John Overmyer

Die radikale Rechte wird moderat

PARIS – Am 27. März bestätigte sich wieder einmal das zentrale Paradoxon der französischen Politik. Bei den landesweiten Kantonalwahlen (Wahl der Generalräte) errang der Front National 11 Prozent der abgegebenen Stimmen, aber nur 0,1 Prozent der Sitze.

Diese Diskrepanz zwischen der Stärke der Front National hinsichtlich der Wählerstimmern und der tatsächlichen Zahl der errungenen Mandate ist ein besonderes Merkmal der französischen Politik, seit  Jean-Marie Le Pen die Partei vor 40 Jahren gründete. Aber im Januar dieses Jahres übernahm Le Pens nicht weniger charismatische Tochter Marine den Parteivorsitz. Und mit diesem Wechsel könnte sich auch das Schicksal des Front National wenden.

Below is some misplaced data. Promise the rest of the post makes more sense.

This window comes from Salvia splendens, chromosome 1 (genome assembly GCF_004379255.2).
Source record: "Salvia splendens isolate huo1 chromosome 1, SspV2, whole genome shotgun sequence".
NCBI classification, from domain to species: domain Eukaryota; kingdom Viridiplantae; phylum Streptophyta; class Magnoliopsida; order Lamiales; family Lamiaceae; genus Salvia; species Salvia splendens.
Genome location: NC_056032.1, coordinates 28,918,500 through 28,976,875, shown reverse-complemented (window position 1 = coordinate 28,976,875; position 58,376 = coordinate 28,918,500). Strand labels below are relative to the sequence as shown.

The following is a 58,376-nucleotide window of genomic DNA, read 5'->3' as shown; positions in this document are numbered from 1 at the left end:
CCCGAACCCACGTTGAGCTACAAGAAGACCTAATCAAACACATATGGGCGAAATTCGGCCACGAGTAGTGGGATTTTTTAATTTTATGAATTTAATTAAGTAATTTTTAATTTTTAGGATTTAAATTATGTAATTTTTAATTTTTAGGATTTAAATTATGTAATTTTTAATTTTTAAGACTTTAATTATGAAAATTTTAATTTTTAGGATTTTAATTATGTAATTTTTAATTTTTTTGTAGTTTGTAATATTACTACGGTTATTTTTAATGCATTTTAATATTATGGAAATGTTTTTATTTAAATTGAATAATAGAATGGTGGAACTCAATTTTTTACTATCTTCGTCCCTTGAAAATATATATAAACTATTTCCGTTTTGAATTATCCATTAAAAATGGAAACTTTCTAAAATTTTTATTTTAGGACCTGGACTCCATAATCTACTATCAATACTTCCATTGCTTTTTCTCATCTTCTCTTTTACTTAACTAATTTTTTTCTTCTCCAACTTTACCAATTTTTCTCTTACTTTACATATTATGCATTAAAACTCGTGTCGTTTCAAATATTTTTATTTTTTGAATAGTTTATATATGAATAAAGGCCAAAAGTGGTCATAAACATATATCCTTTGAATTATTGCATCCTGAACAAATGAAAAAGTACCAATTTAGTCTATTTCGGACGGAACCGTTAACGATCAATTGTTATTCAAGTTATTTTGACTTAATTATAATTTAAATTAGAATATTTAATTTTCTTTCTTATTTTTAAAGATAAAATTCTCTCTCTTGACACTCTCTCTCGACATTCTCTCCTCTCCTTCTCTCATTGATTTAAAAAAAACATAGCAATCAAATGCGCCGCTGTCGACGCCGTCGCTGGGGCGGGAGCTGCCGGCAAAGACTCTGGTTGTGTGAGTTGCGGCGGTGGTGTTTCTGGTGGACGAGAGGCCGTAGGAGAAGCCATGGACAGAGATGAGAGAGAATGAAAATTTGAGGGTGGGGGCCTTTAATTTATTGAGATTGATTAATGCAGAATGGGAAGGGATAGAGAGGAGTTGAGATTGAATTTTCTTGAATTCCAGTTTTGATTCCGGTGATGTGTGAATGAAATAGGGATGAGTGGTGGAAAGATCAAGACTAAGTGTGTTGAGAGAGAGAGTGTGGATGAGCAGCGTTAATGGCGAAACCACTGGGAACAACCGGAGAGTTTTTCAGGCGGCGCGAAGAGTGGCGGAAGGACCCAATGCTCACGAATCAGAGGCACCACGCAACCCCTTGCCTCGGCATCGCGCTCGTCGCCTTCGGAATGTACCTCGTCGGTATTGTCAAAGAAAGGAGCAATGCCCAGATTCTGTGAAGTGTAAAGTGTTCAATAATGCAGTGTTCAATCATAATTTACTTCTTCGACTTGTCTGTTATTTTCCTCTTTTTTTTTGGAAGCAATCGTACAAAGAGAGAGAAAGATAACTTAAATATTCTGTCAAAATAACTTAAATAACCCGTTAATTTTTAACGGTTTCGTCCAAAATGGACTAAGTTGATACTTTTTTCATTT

Die geringe Zahl der gewählten Vertreter des Front National ist das Ergebnis der Strategie ihrer beiden Hauptkonkurrenten, der Sozialistischen Partei und der Union pour un Mouvement Populaire (UMP, ehemals Gaullisten) von Präsident Nicolas Sarkozy. Diese beiden Parteien haben im Wesentlichen alle Posten auf nationaler und lokaler Ebene seit den 1980er untereinander aufgeteilt. Um ihre gemeinsame Vorherrschaft zu erhalten, haben sie sich mehr oder weniger auf eine Strategie der „Republikanischen Front” geeinigt, die darauf abzielt, den Front National in der zweiten Runde sämtlicher Wahlen auszuschließen.

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